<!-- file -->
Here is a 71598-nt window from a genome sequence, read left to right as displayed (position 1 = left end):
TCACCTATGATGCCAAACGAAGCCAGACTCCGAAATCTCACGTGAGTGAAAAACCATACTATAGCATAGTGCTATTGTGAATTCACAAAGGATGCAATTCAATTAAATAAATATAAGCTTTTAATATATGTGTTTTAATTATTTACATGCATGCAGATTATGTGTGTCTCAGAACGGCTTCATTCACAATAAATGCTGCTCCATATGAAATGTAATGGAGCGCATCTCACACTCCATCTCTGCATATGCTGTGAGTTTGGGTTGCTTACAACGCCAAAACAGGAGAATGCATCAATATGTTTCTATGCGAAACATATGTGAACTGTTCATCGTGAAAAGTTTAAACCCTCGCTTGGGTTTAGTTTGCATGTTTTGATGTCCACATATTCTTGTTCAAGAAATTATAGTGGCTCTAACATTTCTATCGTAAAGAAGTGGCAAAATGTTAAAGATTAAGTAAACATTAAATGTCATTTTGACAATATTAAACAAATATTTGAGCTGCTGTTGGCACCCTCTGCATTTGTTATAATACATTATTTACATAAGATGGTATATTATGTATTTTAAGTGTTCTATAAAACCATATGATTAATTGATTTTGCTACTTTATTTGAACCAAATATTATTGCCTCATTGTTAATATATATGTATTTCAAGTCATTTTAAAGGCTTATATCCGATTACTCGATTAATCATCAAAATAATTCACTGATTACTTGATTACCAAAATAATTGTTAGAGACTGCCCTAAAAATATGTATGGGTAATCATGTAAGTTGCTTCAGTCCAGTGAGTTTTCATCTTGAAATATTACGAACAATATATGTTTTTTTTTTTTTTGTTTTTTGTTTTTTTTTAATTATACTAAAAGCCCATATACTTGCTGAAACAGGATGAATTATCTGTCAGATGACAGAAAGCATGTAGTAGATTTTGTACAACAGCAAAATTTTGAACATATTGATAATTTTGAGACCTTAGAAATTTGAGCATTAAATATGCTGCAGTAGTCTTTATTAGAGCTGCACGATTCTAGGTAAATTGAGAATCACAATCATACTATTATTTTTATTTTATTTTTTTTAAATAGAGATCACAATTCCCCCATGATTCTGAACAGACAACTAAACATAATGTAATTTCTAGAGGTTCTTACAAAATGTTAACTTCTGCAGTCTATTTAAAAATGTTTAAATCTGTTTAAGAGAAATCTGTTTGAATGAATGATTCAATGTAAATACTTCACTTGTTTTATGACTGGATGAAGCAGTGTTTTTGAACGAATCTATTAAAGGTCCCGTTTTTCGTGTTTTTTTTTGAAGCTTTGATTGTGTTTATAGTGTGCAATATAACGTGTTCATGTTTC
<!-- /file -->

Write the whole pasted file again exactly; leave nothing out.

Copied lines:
Here is a 71598-nt window from a genome sequence, read left to right as displayed (position 1 = left end):
TCACCTATGATGCCAAACGAAGCCAGACTCCGAAATCTCACGTGAGTGAAAAACCATACTATAGCATAGTGCTATTGTGAATTCACAAAGGATGCAATTCAATTAAATAAATATAAGCTTTTAATATATGTGTTTTAATTATTTACATGCATGCAGATTATGTGTGTCTCAGAACGGCTTCATTCACAATAAATGCTGCTCCATATGAAATGTAATGGAGCGCATCTCACACTCCATCTCTGCATATGCTGTGAGTTTGGGTTGCTTACAACGCCAAAACAGGAGAATGCATCAATATGTTTCTATGCGAAACATATGTGAACTGTTCATCGTGAAAAGTTTAAACCCTCGCTTGGGTTTAGTTTGCATGTTTTGATGTCCACATATTCTTGTTCAAGAAATTATAGTGGCTCTAACATTTCTATCGTAAAGAAGTGGCAAAATGTTAAAGATTAAGTAAACATTAAATGTCATTTTGACAATATTAAACAAATATTTGAGCTGCTGTTGGCACCCTCTGCATTTGTTATAATACATTATTTACATAAGATGGTATATTATGTATTTTAAGTGTTCTATAAAACCATATGATTAATTGATTTTGCTACTTTATTTGAACCAAATATTATTGCCTCATTGTTAATATATATGTATTTCAAGTCATTTTAAAGGCTTATATCCGATTACTCGATTAATCATCAAAATAATTCACTGATTACTTGATTACCAAAATAATTGTTAGAGACTGCCCTAAAAATATGTATGGGTAATCATGTAAGTTGCTTCAGTCCAGTGAGTTTTCATCTTGAAATATTACGAACAATATATGTTTTTTTTTTTTTTGTTTTTTGTTTTTTTTTAATTATACTAAAAGCCCATATACTTGCTGAAACAGGATGAATTATCTGTCAGATGACAGAAAGCATGTAGTAGATTTTGTACAACAGCAAAATTTTGAACATATTGATAATTTTGAGACCTTAGAAATTTGAGCATTAAATATGCTGCAGTAGTCTTTATTAGAGCTGCACGATTCTAGGTAAATTGAGAATCACAATCATACTATTATTTTTATTTTATTTTTTTTAAATAGAGATCACAATTCCCCCATGATTCTGAACAGACAACTAAACATAATGTAATTTCTAGAGGTTCTTACAAAATGTTAACTTCTGCAGTCTATTTAAAAATGTTTAAATCTGTTTAAGAGAAATCTGTTTGAATGAATGATTCAATGTAAATACTTCACTTGTTTTATGACTGGATGAAGCAGTGTTTTTGAACGAATCTATTAAAGGTCCCGTTTTTCGTGTTTTTTTTTGAAGCTTTGATTGTGTTTATAGTGTGCAATATAACGTGTTCATGTTTC